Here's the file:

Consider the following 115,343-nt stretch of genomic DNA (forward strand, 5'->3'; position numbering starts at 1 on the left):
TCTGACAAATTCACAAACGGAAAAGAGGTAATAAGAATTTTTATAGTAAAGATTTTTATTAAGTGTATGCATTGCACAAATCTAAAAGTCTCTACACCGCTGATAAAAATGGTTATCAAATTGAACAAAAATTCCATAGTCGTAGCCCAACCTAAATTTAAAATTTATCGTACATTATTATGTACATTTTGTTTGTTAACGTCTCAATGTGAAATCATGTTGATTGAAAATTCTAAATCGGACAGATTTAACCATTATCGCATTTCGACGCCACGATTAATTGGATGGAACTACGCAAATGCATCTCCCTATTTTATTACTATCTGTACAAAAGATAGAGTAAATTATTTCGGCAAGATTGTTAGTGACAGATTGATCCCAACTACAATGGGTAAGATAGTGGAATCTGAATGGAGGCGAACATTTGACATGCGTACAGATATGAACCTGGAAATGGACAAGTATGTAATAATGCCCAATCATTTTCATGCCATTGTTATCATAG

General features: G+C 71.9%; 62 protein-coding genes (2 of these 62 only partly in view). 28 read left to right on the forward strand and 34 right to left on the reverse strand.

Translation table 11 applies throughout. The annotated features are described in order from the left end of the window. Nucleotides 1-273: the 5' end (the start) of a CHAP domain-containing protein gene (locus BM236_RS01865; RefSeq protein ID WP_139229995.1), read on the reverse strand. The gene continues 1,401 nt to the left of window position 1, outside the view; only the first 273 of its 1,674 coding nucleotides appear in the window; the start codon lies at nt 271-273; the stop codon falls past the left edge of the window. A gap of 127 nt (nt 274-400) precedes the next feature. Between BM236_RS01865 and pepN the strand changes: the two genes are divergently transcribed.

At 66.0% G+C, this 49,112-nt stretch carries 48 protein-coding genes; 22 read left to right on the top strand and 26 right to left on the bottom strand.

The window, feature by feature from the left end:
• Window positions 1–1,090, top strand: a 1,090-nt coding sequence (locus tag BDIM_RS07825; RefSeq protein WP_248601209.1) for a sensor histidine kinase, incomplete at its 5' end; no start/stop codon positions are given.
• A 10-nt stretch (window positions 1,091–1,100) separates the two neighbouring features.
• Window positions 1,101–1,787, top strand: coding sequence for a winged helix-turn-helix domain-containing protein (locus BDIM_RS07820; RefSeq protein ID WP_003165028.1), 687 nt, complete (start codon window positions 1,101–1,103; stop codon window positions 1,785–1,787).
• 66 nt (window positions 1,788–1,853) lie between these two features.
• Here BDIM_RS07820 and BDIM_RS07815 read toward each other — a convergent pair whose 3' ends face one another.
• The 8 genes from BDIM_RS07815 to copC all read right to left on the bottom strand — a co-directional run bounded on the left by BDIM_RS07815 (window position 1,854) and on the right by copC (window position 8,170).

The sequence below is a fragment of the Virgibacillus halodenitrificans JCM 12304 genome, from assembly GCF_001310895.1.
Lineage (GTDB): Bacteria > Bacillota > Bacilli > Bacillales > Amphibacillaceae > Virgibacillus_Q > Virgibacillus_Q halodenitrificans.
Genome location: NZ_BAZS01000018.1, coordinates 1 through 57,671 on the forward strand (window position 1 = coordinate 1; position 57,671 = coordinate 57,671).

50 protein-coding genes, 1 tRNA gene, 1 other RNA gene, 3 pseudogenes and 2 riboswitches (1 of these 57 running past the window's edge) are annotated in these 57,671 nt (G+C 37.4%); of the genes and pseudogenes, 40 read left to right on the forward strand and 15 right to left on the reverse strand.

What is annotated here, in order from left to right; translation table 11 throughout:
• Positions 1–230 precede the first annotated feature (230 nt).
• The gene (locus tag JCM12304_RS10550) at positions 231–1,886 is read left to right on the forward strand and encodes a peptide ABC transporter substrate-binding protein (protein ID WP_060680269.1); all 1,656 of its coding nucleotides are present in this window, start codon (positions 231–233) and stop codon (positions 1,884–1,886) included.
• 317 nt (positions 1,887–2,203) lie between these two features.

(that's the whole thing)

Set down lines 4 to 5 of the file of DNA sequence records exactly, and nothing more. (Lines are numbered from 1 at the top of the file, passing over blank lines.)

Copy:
Translation table 11 applies throughout. The annotated features are described in order from the left end of the window. Nucleotides 1-273: the 5' end (the start) of a CHAP domain-containing protein gene (locus BM236_RS01865; RefSeq protein ID WP_139229995.1), read on the reverse strand. The gene continues 1,401 nt to the left of window position 1, outside the view; only the first 273 of its 1,674 coding nucleotides appear in the window; the start codon lies at nt 271-273; the stop codon falls past the left edge of the window. A gap of 127 nt (nt 274-400) precedes the next feature. Between BM236_RS01865 and pepN the strand changes: the two genes are divergently transcribed.

At 66.0% G+C, this 49,112-nt stretch carries 48 protein-coding genes; 22 read left to right on the top strand and 26 right to left on the bottom strand.